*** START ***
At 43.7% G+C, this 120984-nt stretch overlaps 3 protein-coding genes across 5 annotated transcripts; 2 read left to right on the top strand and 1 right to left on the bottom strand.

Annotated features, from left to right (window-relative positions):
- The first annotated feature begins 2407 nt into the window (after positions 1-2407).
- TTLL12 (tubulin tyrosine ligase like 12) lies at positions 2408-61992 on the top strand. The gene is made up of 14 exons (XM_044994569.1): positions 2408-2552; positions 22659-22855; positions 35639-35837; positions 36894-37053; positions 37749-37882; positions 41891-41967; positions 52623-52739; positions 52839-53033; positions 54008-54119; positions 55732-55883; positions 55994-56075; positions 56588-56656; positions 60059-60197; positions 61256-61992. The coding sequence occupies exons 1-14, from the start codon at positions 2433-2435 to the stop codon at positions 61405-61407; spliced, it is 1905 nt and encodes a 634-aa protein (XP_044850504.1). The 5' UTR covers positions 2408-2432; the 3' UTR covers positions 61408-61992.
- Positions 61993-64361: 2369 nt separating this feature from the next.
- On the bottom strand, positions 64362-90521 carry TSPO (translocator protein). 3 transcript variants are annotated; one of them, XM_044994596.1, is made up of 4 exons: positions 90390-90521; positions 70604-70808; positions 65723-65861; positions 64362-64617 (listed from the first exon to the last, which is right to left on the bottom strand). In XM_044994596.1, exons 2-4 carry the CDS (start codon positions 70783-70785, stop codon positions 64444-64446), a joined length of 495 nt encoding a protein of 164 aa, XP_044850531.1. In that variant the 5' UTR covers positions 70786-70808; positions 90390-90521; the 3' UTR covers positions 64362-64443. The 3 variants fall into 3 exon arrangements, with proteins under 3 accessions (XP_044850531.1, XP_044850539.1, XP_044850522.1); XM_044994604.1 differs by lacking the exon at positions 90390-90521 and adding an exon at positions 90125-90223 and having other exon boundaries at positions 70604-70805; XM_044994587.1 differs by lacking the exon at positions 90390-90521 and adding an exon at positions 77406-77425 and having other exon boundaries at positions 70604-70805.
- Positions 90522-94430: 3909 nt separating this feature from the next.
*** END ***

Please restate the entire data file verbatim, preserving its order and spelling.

At 43.7% G+C, this 120984-nt stretch overlaps 3 protein-coding genes across 5 annotated transcripts; 2 read left to right on the top strand and 1 right to left on the bottom strand.

Annotated features, from left to right (window-relative positions):
- The first annotated feature begins 2407 nt into the window (after positions 1-2407).
- TTLL12 (tubulin tyrosine ligase like 12) lies at positions 2408-61992 on the top strand. The gene is made up of 14 exons (XM_044994569.1): positions 2408-2552; positions 22659-22855; positions 35639-35837; positions 36894-37053; positions 37749-37882; positions 41891-41967; positions 52623-52739; positions 52839-53033; positions 54008-54119; positions 55732-55883; positions 55994-56075; positions 56588-56656; positions 60059-60197; positions 61256-61992. The coding sequence occupies exons 1-14, from the start codon at positions 2433-2435 to the stop codon at positions 61405-61407; spliced, it is 1905 nt and encodes a 634-aa protein (XP_044850504.1). The 5' UTR covers positions 2408-2432; the 3' UTR covers positions 61408-61992.
- Positions 61993-64361: 2369 nt separating this feature from the next.
- On the bottom strand, positions 64362-90521 carry TSPO (translocator protein). 3 transcript variants are annotated; one of them, XM_044994596.1, is made up of 4 exons: positions 90390-90521; positions 70604-70808; positions 65723-65861; positions 64362-64617 (listed from the first exon to the last, which is right to left on the bottom strand). In XM_044994596.1, exons 2-4 carry the CDS (start codon positions 70783-70785, stop codon positions 64444-64446), a joined length of 495 nt encoding a protein of 164 aa, XP_044850531.1. In that variant the 5' UTR covers positions 70786-70808; positions 90390-90521; the 3' UTR covers positions 64362-64443. The 3 variants fall into 3 exon arrangements, with proteins under 3 accessions (XP_044850531.1, XP_044850539.1, XP_044850522.1); XM_044994604.1 differs by lacking the exon at positions 90390-90521 and adding an exon at positions 90125-90223 and having other exon boundaries at positions 70604-70805; XM_044994587.1 differs by lacking the exon at positions 90390-90521 and adding an exon at positions 77406-77425 and having other exon boundaries at positions 70604-70805.
- Positions 90522-94430: 3909 nt separating this feature from the next.